Sat night (11th), SIL took 1st place in the main. Logos probably would have slowed ‘em down. :)

Exciting night of racing. One driver in the modifieds went airborn. No injuries, but I think he got a boost in his frequent flyer mile.


16 posted on 08/13/2007 4:50:28 PM PDT by Diver Dave
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To: Captain Jack Aubrey
As someone who works for a team that sponsors a Penske racer, I think that NASCAR is way off on this.. The Cup may be sponsored by Sextel, but each driver has their own sponsor and, the way companies change names, it is unfair to the drivers that they can’t keep a sponsorship just because a name changes.

The drivers have no say in who is the cup owner, and their sponsors are their only way to finance the millions required to compete.

But that’s just my humble opinion.

17 posted on 08/13/2007 4:52:37 PM PDT by mnehring (Ron Paul is as much of a Constitutionalist as Fred Phelps is a Christian)
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To: Right Cal Gal

>>I can see that except for one thing. Cingular sponsored the 31 car before Sprint/Nextel took over the series. I would be fine if NASCAR said no to new sponsorships by mobile carriers, say, Verizon or T-Mobile. Nextel was bought out by Sprint, and Cingular was bought by AT&T - technically it’s not a new sponsorship - the 31 car is sponsored by the Cingular corporate entity, whether it’s Cingular or AT&T - it’s not a “new” sponsorship.<<

My understanding is that the could have kept the Cingular name and kept the sponsorship. But once they put the AT&T name on the car that put NASCAR in danger of losing the $750 million.

An anology - say Coke was the main NASCAR sponsor and exclusive rights to Cola products.
Say that Perrier water had a NASCAR car.
Say Pepsi bought Perrier.

They should be able to keep Perrier on the car but not put Pepsi on the car. IMO.
Say Pepsi bought


18 posted on 08/13/2007 4:54:17 PM PDT by gondramB (Preach the Gospel at all times, and when necessary, use words)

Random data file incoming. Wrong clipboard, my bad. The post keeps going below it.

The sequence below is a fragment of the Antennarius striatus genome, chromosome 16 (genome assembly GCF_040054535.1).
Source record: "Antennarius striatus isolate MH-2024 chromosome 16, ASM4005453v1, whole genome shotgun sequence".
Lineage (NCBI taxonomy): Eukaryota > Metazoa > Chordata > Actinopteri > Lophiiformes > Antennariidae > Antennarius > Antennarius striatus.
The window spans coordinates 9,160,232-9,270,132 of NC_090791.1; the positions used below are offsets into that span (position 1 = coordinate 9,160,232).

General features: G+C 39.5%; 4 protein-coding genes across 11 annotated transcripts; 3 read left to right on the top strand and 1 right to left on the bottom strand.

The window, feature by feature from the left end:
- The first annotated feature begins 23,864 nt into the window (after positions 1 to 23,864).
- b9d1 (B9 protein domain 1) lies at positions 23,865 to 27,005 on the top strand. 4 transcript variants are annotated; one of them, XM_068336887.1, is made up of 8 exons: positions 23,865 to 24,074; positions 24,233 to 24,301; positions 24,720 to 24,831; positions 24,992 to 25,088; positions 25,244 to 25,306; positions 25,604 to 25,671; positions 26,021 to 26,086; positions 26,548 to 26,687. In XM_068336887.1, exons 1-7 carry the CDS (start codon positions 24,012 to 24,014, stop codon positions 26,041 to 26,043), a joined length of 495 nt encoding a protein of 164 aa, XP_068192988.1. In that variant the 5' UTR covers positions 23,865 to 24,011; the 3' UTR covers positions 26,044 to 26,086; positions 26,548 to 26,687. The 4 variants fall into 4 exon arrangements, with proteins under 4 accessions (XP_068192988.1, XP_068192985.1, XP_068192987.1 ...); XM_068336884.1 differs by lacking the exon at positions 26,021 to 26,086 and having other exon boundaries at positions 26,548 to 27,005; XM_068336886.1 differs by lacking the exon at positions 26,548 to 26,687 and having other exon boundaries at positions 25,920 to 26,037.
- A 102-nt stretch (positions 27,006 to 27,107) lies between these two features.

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To: Diver Dave

Dude! We’re just over the pass from Altamont!

Tell your daughter best of luck and let me know how she does!


19 posted on 08/13/2007 4:54:47 PM PDT by Right Cal Gal (Remember Billy Dale!!!)
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To: Diver Dave

Dude! We’re just over the pass from Altamont!

Tell your daughter best of luck and let me know how she does!


20 posted on 08/13/2007 4:54:49 PM PDT by Right Cal Gal (Remember Billy Dale!!!)
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To: Right Cal Gal

I should mention, that I like Cingular, and Bell South and AT&T and don’t like Sprint/Nextel but I’m talking about what is fair to NASCAR and what will keep NASCAR safe.


21 posted on 08/13/2007 4:55:27 PM PDT by gondramB (Preach the Gospel at all times, and when necessary, use words)
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To: gondramB
They paid for cup sponsorship, not driver sponsorship. Drivers and Owners had no say in the cup sponsorship agreement.

Frankly, as retaliation, I would love to see Ryan Newman sport a Sextel Sucks logo in one of the next races.

22 posted on 08/13/2007 4:55:57 PM PDT by mnehring (Ron Paul is as much of a Constitutionalist as Fred Phelps is a Christian)
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To: SGCOS

“Gee, I like NASCAR just for the racing. Personally, I pay no attention to the advertising.”

Without the advertising, there can be no racing.


23 posted on 08/13/2007 4:57:04 PM PDT by Captain Jack Aubrey
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To: Captain Jack Aubrey

Just more proof that NASCAR is no longer about racing. It has become The Parade of Sponsors’ Logos.


24 posted on 08/13/2007 4:58:21 PM PDT by Gary Seven
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To: Captain Jack Aubrey

I bet the depositions are more exciting than the races.

Do you think the judge called a recess every time someone dropped a pen?


25 posted on 08/13/2007 4:58:49 PM PDT by gura
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To: gondramB

Yes...but Perrier and Pepsi are different products.
Cingular and AT&T are both wireless carriers.

If I recall correctly, NASCAR forced Winston to give up its sponsorship of the Cup, correct, because of the “connotation” of having a cigarette sponsor NASCAR? Does anyone know how much Winston paid NASCAR a year?


26 posted on 08/13/2007 4:59:02 PM PDT by Right Cal Gal (Remember Billy Dale!!!)
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To: Captain Jack Aubrey
There is an answer to this problem, everyone should read the contracts.

Maybe, just maybe, that's what the judge did.

27 posted on 08/13/2007 4:59:03 PM PDT by Martin Tell ("It is the right, good old way you are in: keep in it.")
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To: Right Cal Gal
Nextel was bought out by Sprint, and Cingular was bought by AT&T - technically it’s not a new sponsorship - the 31 car is sponsored by the Cingular corporate entity, whether it’s Cingular or AT&T - it’s not a “new” sponsorship.